I mentioned descending into Undermountain level 1 as an interlude early. My players wanted extra cash to upgrade the tavern so this was a obvious choice. I know the kind of players I have don’t need telling twice if there is a massive treasure filled dungeon beneath their feet.

The depths are a challenge but not an unreasonable one for an experienced group of 3rd level players. It also has the advantage that it means you can cut some of the stuff that’s not so good like the chase.
 

Hussar

Legend
I ran it with the same players, but not the same characters. The characters for Dragon Heist were built for a different function (intrigue, social situations) than those for DotMM (dungeon crawl), so it didn't seem logical to connect them. Also, IIRC, I ran DotMM before running Dragon Heist.
Without getting into full Post-Mortem mode on DotMM here, I'd just say that I can't imagine any logical way to connect the two adventures other than the circumstantial location of Waterdeep. But that would be like connecting Rime of the Frostmaiden and Storm King's Thunder just because they're in the North. Even worse, actually, because the two Waterdeep campaigns appeal to widely different playstyles.

Oh yeah. I now remember those being a thing. Couldn't get a single player to even give a second's glance to a solitary faction quest.
Well, for us, we connected with all that Dwarven Ale we found in DotMM, for one. The goblin town with the very smart goblin became a pretty solid contact between our tavern and the underdark, with us hiring the goblins to bring the ale to our tavern, which in turn connected us to becoming a major supplier for dwarven spirits for a while (until they ran out at least). We continuously tried to tell everyone we met to come to our tavern for free drinks.

There's also lots of little side stuff too. The intellect devourers for one.

Granted, the DotMM adventure fizzled unfortunately, due to the group breaking up. I wasn't DMing DotMM, but, I did DM Dragonheist. Not really seeing the wildly different playstyles thing. DotMM is a lot of talking if you don't approach it as a series of combats.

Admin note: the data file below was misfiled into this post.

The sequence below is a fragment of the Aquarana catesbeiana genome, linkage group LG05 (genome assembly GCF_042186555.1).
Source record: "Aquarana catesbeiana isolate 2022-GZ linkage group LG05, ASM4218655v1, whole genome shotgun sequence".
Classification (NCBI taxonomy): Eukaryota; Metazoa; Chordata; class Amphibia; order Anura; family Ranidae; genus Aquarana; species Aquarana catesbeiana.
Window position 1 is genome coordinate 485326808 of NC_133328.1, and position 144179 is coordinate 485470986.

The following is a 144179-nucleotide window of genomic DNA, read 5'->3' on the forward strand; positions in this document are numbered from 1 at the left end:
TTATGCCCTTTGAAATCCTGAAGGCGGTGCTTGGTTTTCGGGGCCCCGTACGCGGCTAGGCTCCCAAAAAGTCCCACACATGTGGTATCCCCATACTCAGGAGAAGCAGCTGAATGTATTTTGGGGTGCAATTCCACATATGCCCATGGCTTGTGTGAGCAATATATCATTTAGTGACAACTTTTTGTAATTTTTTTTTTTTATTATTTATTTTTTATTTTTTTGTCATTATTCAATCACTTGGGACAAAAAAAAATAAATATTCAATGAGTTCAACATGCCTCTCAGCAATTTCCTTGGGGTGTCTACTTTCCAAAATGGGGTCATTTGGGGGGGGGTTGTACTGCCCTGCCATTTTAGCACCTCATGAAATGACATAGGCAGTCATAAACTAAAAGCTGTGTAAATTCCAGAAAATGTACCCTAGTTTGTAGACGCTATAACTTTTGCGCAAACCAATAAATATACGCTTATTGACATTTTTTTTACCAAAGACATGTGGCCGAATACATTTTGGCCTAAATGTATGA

But, yeah, the faction quests bombed for me too. But, again, that was because the group did not care in the slightest about the setting or the NPC's. I would like to run the adventure again, because I do think it has legs, but, unlike the standard dungeon crawls that you typically see in adventures like Storm Kings Thunder or Saltmarsh, it's one that really, really needs player buy in to work.

On a side note about the maps. I understand why WotC uses the Dyson Logos maps. It makes so much sense for a tabletop DM who isn't going to show these beautiful maps to the players, but, rather is most likely just going to sketch out the outlines on a dry erase mat. Heck, even copying and printing the maps would be pretty easy and not too hard on ink once you blew them up to scale. But, as a VTT player, I really don't like them. WotC has used Dyson Logos for a number of adventures now and I hate every single one of them and have to replace every one. It's a huge pain in the ass.
 


TerraDave

5ever, or until 2024
I did get some advice about problem areas and ideas about how to smooth over situations. My primary issue with remixing or blending together all four seasons was how it was organized on Roll20. You had to choose the season and run that season as a separate module. Running winter and summer, for example, would require two different games. Had I been doing it in person without the constraints of technology, I think I would've felt more free to homebrew it and take other suggestions.

Um, so, you can load multiple modules into a single game on Roll20.

I am doing Saltmarsh right now, and have loaded the base module--with three minimodules--and then 3 of the other ones in the book.

Also, you can load a module from another source. Doesn't have to be the same source.
 

You've never looked at a module? Because every single one is supposed to be able to be everything you need to run. It's their primary selling point - it's an adventure, as opposed to having to prep and make your own.
Where? I've certainly never read one with that text written anywhere.

Take the running a tavern issue. Some groups love that kind of thing, and some hate it. There is no possible way to make one size fits all. That's why we have a human DM and not a computer running the game.